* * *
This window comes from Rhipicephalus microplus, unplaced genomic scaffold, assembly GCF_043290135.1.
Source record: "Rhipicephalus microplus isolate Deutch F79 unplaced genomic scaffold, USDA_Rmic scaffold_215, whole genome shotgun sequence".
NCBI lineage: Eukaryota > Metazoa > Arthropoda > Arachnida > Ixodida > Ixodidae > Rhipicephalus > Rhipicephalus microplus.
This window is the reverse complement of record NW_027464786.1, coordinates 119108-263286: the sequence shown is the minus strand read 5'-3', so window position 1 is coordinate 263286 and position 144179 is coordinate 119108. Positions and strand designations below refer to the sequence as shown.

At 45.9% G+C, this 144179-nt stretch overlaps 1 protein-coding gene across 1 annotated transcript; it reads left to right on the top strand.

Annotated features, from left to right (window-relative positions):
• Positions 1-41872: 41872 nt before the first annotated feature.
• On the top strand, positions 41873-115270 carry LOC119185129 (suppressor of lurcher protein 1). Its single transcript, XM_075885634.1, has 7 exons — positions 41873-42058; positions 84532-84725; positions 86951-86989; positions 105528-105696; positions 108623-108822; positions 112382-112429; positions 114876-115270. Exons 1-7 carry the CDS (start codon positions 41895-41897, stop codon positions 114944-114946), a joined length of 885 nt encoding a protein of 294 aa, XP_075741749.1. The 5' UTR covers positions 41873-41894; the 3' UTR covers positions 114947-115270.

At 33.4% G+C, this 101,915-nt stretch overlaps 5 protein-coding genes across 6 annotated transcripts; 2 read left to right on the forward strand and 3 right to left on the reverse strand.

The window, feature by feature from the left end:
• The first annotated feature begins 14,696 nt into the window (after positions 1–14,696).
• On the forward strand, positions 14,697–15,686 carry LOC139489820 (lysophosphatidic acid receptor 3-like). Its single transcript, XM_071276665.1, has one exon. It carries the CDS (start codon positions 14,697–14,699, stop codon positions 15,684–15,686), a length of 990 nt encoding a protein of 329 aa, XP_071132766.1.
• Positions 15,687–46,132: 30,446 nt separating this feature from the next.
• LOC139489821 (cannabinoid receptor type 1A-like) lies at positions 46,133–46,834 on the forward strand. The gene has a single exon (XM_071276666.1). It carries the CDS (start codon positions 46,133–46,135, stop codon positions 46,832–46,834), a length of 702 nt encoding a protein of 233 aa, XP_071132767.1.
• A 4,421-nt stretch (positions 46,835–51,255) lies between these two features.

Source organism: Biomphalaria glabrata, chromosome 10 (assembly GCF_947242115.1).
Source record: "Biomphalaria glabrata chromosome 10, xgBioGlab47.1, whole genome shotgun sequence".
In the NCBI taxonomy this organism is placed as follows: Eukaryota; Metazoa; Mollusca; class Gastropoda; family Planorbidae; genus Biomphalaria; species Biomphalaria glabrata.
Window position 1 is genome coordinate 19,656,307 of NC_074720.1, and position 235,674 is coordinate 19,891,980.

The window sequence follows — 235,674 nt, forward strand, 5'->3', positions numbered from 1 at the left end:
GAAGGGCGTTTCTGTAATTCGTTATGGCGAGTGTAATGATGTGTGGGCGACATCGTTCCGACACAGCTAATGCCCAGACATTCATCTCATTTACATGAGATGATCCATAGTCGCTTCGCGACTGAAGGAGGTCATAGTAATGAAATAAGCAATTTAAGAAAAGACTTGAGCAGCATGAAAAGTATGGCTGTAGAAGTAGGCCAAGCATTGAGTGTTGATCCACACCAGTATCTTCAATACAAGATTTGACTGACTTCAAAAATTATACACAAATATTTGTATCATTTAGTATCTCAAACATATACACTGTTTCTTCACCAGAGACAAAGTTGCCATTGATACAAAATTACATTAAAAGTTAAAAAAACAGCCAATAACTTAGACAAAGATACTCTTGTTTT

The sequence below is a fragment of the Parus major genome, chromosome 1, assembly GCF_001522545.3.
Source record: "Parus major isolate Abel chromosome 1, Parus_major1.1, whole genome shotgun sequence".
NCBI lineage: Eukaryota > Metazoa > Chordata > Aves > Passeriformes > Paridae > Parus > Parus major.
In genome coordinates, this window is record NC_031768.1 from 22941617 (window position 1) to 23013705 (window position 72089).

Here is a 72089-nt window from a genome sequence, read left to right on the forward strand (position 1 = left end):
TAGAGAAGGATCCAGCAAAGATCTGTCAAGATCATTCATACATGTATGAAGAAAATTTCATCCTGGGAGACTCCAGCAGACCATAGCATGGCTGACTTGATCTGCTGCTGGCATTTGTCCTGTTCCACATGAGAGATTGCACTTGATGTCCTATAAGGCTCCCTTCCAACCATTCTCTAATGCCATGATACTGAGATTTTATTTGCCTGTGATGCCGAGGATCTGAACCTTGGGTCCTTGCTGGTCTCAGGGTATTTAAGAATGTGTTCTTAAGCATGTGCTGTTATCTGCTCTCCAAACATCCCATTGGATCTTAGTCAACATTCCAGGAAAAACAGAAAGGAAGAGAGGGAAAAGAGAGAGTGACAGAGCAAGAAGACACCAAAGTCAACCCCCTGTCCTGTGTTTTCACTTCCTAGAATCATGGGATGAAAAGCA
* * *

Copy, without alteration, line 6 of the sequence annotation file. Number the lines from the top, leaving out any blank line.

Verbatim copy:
Annotated features, from left to right (window-relative positions):